Display photos. Have some favorite photos blown
up, pick up some inexpensive frames at a discount store,
and line a wall, says Pickett, who used this trick in
her own office. "Pop them into frames, and it's
the cheapest thing you can do," she says. "They
really do have an impact."
Her secret: Black and white photos are
even more dramatic.
Shine a little light on the subject. "Add
accent lighting, instead of the two ordinary lamps that
flank both ends of the sofa," says Holmes.
A lot of discount and home stores are
stocking inexpensive lighting options that can make
a big difference in a room. Spotlights that plug into
existing outlets can direct light to features you want
to emphasize, such as art or plants.
Houseworth lined a room with track lights,
forming a perimeter about two feet from the walls, and
painted the ceiling within the tracks a different color.
"It looked like a gallery," she says.
Cost: about $400 to $500. Pro tip: Look
for tiny lights, about 2 to 3 inches in diameter, that
can add a nice sparkle.
Or you can pick up on another hot trend
and get a couple of candlestick lamps, says Holmes.
Make rooms instantly more spacious. Go through
your rooms and get rid of one-third of your furniture
and junk, says Irwin. Whether you need a little breathing
room or you're getting ready to sell and move, this
will give you more free space. And it makes it that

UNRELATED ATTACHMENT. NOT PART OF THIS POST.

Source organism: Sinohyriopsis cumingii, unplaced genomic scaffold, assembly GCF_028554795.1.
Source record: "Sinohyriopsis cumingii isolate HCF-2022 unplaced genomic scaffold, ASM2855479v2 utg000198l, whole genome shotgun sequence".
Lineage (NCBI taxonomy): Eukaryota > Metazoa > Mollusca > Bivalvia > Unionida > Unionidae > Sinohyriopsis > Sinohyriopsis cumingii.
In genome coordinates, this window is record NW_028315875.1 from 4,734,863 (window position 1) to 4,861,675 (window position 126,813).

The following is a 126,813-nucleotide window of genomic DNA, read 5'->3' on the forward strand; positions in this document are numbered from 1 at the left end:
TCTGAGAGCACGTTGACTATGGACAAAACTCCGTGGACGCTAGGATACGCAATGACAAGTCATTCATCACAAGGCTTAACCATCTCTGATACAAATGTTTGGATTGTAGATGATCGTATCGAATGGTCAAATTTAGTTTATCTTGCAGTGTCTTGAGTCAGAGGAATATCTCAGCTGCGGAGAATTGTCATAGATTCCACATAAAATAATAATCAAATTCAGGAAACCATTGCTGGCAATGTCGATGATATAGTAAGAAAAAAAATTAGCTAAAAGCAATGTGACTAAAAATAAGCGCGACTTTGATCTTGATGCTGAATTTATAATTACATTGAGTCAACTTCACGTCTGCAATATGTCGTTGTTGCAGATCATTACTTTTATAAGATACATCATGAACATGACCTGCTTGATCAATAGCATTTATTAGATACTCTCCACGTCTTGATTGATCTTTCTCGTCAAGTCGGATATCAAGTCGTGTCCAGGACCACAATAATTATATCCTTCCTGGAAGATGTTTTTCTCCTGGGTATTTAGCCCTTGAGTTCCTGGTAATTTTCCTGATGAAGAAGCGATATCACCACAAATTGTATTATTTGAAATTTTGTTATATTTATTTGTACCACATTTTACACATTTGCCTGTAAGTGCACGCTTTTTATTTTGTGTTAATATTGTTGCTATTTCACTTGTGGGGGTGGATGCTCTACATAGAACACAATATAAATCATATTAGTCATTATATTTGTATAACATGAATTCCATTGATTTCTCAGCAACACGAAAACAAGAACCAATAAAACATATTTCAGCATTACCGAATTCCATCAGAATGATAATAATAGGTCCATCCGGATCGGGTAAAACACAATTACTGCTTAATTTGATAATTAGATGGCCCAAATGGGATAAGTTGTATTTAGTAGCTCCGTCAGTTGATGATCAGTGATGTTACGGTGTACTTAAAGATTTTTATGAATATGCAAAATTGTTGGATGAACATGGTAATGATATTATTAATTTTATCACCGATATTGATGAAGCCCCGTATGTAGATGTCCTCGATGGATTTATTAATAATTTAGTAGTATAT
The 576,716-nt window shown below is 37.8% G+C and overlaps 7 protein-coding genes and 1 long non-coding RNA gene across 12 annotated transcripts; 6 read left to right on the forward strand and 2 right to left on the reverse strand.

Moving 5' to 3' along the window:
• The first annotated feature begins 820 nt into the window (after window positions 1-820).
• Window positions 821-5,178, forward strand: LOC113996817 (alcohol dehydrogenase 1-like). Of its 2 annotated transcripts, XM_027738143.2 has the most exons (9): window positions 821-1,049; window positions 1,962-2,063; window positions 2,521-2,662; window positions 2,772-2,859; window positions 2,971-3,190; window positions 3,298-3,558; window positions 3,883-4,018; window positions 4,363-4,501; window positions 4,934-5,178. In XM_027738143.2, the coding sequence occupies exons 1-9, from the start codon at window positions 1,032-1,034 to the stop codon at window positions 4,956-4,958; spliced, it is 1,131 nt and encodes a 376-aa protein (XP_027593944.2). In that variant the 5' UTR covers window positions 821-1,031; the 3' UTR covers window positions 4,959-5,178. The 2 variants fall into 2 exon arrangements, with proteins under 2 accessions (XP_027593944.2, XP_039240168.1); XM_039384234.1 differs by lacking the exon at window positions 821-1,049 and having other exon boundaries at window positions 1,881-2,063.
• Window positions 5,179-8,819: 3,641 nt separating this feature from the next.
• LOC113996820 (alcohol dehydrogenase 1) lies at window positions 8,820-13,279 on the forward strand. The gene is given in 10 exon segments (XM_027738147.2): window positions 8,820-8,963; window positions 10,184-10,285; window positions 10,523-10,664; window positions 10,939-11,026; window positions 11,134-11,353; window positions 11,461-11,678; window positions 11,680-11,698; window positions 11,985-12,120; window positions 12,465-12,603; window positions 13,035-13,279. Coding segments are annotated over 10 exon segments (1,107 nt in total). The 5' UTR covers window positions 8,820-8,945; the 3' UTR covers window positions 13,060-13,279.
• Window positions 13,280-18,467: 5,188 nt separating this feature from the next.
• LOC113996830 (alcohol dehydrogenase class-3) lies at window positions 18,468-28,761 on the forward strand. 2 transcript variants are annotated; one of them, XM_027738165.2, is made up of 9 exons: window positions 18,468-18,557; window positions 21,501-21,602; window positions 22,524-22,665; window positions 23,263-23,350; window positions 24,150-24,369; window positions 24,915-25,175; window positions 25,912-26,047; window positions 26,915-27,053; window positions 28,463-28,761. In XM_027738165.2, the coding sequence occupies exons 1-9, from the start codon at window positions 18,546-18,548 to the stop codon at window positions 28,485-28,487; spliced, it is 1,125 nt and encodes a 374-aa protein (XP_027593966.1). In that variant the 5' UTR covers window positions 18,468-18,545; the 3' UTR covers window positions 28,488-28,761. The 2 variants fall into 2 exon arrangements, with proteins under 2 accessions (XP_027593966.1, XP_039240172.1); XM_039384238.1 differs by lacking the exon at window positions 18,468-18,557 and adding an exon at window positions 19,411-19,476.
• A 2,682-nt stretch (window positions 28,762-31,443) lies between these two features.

much easier for potential buyers to picture their own
furnishings in the home, says Irwin.
Give the yard a good clip. Trim back the trees
and shrubs that block the street view of the house and
especially the windows. A well-groomed yard that lets
light into the home "looks a lot less sinister,"
Create areas of interest in your yard. Start
with one small section and create a focal point. "Small
spaces can become terrific spaces and look much grander
than they are," says Kolls, who advises picturing
the yard as a series of "little rooms." Just
do a piece at a time. Install a birdbath, bird feeder,
arbor or bench with copious amounts of flowers and plants
around it to create a small sanctuary. "You've
got this great look for an inexpensive price,"
Trick the eye. To make an area of the yard look
larger, use curving pathways and sidewalks instead of
straight ones. Curves fool the eye and "make an
area look bigger," says Kolls.
Use everyday objects in new ways. Sometimes the
secret to less-expensive decorating is to look at things
differently. Love had been searching for a set of long,
silver-colored pull handles for a large cabinet, but
everything she found was at least four figures. Then
she spotted exactly what she wanted in a package labeled
"towel bars." Cost: $69.
Looking for a cart to serve as a bar in
a study or dining area? Check out an office-supply retailer
or the office-furniture area of your favorite home store,
says Love. Chances are, the wheeled cart being sold
for a fax machine or computer would also make a stylish
Dana Dratch is
a freelance writer based in Atlanta.
Posted: April 12, 2006